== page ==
Mark pastes the new material into the Detailed Table of Contents, under the appropriate sub-heading. It takes a few months to fill up, but when it's chock full of information to be added to the Guide, Mark uploads a copy of the Detailed Contents to this directory where it sits and waits its turn to be added.

    If you are revising a section of a chapter, find the file with the most recent date (the info in older files has already been added), click on it, and scroll down until you see your chapter title. There you'll see just what has to be added to each sub-section.

    Sometimes your editing process reveals that information slated for Guide Section X is better suited to Section Y. Don't delete something because it doesn't fit your section; save these paragraphs and return them to Mark. He will make sure they get to the right spot.

  2. There is no set time limit.
    You are a volunteer, and we are grateful for your help. You can, however, expect that a Balloon HQ administrator will check in with you every so often. We need to make sure you are still taking responsibility for your project and also to see if you need our assistance in obtaining resources vital to completing your task. Do not succumb to the dreaded disease "Guide Guilt;" what needs to get done will... somehow.

  3. You decide how committed you are.
    You may do a one-time update on a section of a chapter you choose, or you may volunteer to maintain a whole chapter indefinitely.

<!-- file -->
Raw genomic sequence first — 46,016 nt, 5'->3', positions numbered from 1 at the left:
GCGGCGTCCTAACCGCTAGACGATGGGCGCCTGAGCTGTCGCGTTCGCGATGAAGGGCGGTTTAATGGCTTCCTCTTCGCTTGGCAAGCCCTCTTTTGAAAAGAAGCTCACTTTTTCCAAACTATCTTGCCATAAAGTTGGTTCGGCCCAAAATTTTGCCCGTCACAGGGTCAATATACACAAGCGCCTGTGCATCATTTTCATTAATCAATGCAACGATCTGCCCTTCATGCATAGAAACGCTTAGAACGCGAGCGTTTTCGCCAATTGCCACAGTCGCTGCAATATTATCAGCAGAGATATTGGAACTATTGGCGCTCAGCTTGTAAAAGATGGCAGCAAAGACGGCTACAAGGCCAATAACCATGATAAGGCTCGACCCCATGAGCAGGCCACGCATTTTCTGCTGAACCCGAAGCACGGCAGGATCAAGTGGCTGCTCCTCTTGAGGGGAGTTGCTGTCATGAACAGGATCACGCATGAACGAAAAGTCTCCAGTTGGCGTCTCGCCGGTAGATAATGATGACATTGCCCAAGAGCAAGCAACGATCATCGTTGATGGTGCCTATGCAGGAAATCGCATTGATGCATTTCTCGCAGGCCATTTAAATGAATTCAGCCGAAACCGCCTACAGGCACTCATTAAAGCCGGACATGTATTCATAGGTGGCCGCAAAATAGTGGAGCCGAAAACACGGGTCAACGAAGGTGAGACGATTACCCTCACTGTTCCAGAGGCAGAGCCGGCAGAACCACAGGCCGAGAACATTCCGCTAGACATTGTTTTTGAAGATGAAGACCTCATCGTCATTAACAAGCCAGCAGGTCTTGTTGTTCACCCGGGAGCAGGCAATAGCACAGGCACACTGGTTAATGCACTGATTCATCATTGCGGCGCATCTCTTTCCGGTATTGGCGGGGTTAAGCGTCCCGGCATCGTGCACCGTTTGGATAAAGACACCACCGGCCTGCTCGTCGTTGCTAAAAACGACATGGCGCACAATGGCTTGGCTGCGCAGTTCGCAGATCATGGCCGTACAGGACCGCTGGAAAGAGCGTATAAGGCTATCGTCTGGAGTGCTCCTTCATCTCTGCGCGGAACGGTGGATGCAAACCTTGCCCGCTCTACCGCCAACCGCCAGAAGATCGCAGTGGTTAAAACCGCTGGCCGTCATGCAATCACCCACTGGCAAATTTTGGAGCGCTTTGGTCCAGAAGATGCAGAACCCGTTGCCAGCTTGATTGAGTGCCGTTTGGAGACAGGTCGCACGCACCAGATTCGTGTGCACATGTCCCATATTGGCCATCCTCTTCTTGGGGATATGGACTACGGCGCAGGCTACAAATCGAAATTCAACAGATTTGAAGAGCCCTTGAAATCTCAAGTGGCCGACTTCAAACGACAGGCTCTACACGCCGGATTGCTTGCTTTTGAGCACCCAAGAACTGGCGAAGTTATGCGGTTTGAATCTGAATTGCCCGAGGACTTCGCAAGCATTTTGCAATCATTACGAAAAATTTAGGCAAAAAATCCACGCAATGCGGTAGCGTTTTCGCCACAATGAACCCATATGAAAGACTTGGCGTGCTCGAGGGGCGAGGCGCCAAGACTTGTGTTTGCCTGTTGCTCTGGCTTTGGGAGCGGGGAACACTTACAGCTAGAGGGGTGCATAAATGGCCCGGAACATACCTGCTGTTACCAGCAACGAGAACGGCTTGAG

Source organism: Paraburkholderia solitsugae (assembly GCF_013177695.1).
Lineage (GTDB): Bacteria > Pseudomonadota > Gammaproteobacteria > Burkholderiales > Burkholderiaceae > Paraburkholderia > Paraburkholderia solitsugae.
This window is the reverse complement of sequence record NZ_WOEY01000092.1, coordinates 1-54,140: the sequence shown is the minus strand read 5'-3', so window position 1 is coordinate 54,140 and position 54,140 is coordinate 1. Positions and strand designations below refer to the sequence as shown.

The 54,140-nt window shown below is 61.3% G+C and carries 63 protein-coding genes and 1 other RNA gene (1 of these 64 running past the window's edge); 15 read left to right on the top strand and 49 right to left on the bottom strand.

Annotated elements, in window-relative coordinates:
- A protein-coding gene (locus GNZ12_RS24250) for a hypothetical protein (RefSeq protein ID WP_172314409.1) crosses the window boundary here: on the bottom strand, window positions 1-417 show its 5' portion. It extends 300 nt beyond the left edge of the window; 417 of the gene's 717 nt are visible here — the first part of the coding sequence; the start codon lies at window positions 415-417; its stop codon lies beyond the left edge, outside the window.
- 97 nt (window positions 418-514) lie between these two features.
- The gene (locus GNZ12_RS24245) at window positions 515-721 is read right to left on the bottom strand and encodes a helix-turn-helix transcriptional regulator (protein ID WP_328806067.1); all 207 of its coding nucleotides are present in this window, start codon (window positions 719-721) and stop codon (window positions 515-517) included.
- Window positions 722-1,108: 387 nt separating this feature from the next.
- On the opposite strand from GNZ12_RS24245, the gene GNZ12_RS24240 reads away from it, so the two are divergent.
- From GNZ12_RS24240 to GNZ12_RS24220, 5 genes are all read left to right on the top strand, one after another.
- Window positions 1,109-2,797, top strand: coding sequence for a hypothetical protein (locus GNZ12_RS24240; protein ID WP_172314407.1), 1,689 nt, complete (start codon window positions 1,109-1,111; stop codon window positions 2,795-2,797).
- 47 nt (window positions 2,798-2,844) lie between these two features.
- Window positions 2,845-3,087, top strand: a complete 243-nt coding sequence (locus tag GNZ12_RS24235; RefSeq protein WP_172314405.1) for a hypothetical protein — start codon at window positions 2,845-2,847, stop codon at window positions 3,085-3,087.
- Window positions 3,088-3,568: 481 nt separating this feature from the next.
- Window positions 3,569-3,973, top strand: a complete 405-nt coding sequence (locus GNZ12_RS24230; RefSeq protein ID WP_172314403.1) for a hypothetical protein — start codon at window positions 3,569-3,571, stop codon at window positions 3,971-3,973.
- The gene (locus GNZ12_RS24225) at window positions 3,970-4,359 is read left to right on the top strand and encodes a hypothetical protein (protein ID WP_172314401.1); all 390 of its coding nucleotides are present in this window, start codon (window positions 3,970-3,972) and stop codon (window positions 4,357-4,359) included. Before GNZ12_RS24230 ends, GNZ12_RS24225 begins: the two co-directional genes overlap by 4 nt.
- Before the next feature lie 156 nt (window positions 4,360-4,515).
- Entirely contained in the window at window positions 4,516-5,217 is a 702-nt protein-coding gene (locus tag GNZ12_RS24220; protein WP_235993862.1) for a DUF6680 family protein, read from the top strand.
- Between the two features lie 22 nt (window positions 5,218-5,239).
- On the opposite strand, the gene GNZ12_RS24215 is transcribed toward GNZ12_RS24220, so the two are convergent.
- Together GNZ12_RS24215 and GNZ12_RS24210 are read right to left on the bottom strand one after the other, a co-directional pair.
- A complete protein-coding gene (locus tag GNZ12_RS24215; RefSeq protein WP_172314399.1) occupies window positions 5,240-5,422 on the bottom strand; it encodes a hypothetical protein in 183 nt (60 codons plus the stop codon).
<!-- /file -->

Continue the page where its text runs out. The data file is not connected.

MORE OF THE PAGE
Please note: If you find that you can not complete a section you've begun revisions on, please contact Mark as soon as possible. He will work with you to upload the work you have been able to complete.

  4. Adopt any format you choose.
    Updates and maintenance require that you be able to write HTML, organize the sub-sections, and insert new material in its proper place. Extract the points and put them into lists, or create a flowing narrative, whatever you prefer. Just do your best to present all information coherently and make sure not to lose any relevant information. In fact, feel free to add your own original information (as long as it's relevant to ballooning)!

  5. Don't be afraid to edit or paraphrase.
    While it is netiquette taboo to re-write someone's e-mail messages, there is a valid need to filter out useful information from the context of someone's happy chattering for inclusion in the Guide. Of course, sometimes it's the happy chattering that really drives the point home; use your discretion. Ask yourself whether or not your readers need to see this phrase / sentence to get the point. Usually, there's an opening statement that's not needed for the context of the balloon-related revelation. However, be sure not to lose shades of meaning when editing.